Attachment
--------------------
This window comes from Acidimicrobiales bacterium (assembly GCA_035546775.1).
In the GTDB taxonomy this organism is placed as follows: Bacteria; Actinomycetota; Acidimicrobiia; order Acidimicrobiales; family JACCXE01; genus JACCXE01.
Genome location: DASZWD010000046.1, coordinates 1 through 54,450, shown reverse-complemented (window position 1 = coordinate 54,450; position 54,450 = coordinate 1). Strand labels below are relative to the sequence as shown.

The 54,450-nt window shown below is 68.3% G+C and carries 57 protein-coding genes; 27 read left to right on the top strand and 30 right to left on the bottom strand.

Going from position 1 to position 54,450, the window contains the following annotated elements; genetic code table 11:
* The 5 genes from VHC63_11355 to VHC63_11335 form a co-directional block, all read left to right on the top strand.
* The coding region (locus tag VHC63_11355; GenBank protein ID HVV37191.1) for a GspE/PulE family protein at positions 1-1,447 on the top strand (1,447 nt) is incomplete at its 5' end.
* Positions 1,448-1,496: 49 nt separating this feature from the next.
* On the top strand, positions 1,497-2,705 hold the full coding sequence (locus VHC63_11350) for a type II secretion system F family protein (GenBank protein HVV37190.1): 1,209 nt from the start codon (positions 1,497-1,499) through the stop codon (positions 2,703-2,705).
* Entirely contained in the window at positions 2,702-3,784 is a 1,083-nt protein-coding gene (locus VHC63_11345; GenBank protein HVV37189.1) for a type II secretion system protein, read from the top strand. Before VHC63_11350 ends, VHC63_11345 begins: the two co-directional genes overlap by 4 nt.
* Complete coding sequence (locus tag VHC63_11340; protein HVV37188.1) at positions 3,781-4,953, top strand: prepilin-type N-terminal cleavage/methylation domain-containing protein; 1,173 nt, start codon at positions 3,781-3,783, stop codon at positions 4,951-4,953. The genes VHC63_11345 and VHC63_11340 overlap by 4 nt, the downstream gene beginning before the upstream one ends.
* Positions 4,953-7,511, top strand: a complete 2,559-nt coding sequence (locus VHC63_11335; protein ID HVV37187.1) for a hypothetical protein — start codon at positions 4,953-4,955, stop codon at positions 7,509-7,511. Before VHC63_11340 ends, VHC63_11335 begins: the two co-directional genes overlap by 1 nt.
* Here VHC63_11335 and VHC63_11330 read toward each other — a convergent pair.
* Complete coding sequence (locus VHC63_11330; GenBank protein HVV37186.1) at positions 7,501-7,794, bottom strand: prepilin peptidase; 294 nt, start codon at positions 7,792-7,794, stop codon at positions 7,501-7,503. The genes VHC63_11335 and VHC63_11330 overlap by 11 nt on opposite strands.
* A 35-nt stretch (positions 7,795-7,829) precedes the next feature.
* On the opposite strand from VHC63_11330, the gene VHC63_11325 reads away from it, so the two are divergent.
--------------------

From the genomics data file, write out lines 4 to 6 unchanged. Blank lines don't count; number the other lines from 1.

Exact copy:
The 54,450-nt window shown below is 68.3% G+C and carries 57 protein-coding genes; 27 read left to right on the top strand and 30 right to left on the bottom strand.

Going from position 1 to position 54,450, the window contains the following annotated elements; genetic code table 11:
* The 5 genes from VHC63_11355 to VHC63_11335 form a co-directional block, all read left to right on the top strand.